Wednesday, August 22, 2012

For today's post, I'm a guest of Open Alliance friend Kyell Gold, and talk about Lace and Blade, Marion Zimmer Bradley, and my newest anthology, The Feathered Edge: Tales of Magic, Love, and Daring.

On "Adventures in Queer-Friendly Editing:"

I’d worked with Marion Zimmer Bradley, as an author she edited as well as a personal friend, for long enough to know that the narrower the scope of an anthology and the more rigid the guidelines, the deeper into the slush pile you have to dig. The stories that can hit a tiny target and offer excellent quality are few and far between. Marion was a personal inspiration to me as well, in the fearlessness with which she tackled controversial topics (like sexual orientation) at a time before such things were acceptable in genre publishing. I remember reading her ground-breaking novel, The Heritage of Hastur (1972, in which she deliberately set out to portray a heroic, sympathetic gay character), and bursting into tears at the struggles of this character to accept himself — both as a gay man and as the heir to enormous, soul-crushing responsibility. (In the final year of her life, Marion began work on another story about Regis Hastur and his lover, Danilo Syrtis, and I had the privilege of finishing it and seeing it in print: Hastur Lord, DAW, 2010). She taught me that it was possible — and morally imperative — to tell compelling stories about human problems — power, sex, jealousy, self-sacrifice, and most of all, love — and that gay people must be included in those stories. I knew that this is what I wanted to do as an editor.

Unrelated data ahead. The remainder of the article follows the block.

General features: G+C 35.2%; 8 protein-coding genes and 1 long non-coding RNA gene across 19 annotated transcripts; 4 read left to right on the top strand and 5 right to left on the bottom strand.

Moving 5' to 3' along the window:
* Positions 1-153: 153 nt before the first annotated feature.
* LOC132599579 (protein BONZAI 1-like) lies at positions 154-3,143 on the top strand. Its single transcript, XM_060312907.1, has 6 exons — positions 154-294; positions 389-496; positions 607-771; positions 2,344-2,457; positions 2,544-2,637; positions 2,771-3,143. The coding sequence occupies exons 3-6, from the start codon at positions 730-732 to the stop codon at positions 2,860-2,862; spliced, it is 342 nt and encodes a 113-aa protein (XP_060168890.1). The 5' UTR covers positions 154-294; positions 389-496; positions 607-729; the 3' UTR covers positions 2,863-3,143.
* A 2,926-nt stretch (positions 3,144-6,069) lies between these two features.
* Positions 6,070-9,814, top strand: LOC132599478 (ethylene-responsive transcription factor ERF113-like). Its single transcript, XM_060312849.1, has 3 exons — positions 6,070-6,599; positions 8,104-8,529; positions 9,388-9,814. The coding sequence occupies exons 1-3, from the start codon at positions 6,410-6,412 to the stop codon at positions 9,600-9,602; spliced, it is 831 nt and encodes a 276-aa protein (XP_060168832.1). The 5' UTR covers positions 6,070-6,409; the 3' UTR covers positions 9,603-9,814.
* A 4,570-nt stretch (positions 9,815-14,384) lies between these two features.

We’re all different in what delights and inspires us, not just as queer/straight and male/female, but as individuals. At the same time, it is also important that there be a “place for us,” whether it be a specifically gay-themed anthology or one in which love stories between men or between women are portrayed with the same respect and rapture as those of the straight couples.

I have long believed that what is wrong with this world is not too much love, but too little. I hope to play a small part in creating a world in which no one feels invisible or excluded, and all expressions of who we are are celebrated.

No comments:

Post a Comment